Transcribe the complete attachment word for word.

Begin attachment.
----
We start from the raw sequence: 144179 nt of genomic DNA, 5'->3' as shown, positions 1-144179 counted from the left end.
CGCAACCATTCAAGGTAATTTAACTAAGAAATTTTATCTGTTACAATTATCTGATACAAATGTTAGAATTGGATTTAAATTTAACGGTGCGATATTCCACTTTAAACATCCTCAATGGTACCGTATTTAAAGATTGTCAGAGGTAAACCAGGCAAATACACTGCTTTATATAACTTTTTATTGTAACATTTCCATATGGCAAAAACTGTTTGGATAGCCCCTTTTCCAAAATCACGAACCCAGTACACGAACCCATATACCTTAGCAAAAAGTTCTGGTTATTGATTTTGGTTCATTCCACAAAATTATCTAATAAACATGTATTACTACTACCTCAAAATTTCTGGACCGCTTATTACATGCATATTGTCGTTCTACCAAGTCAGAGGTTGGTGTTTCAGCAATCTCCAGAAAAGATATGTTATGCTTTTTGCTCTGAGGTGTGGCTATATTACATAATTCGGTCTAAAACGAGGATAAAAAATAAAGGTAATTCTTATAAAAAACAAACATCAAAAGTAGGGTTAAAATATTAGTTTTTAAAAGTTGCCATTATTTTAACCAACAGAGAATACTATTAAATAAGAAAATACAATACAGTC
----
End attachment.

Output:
We start from the raw sequence: 144179 nt of genomic DNA, 5'->3' as shown, positions 1-144179 counted from the left end.
CGCAACCATTCAAGGTAATTTAACTAAGAAATTTTATCTGTTACAATTATCTGATACAAATGTTAGAATTGGATTTAAATTTAACGGTGCGATATTCCACTTTAAACATCCTCAATGGTACCGTATTTAAAGATTGTCAGAGGTAAACCAGGCAAATACACTGCTTTATATAACTTTTTATTGTAACATTTCCATATGGCAAAAACTGTTTGGATAGCCCCTTTTCCAAAATCACGAACCCAGTACACGAACCCATATACCTTAGCAAAAAGTTCTGGTTATTGATTTTGGTTCATTCCACAAAATTATCTAATAAACATGTATTACTACTACCTCAAAATTTCTGGACCGCTTATTACATGCATATTGTCGTTCTACCAAGTCAGAGGTTGGTGTTTCAGCAATCTCCAGAAAAGATATGTTATGCTTTTTGCTCTGAGGTGTGGCTATATTACATAATTCGGTCTAAAACGAGGATAAAAAATAAAGGTAATTCTTATAAAAAACAAACATCAAAAGTAGGGTTAAAATATTAGTTTTTAAAAGTTGCCATTATTTTAACCAACAGAGAATACTATTAAATAAGAAAATACAATACAGTC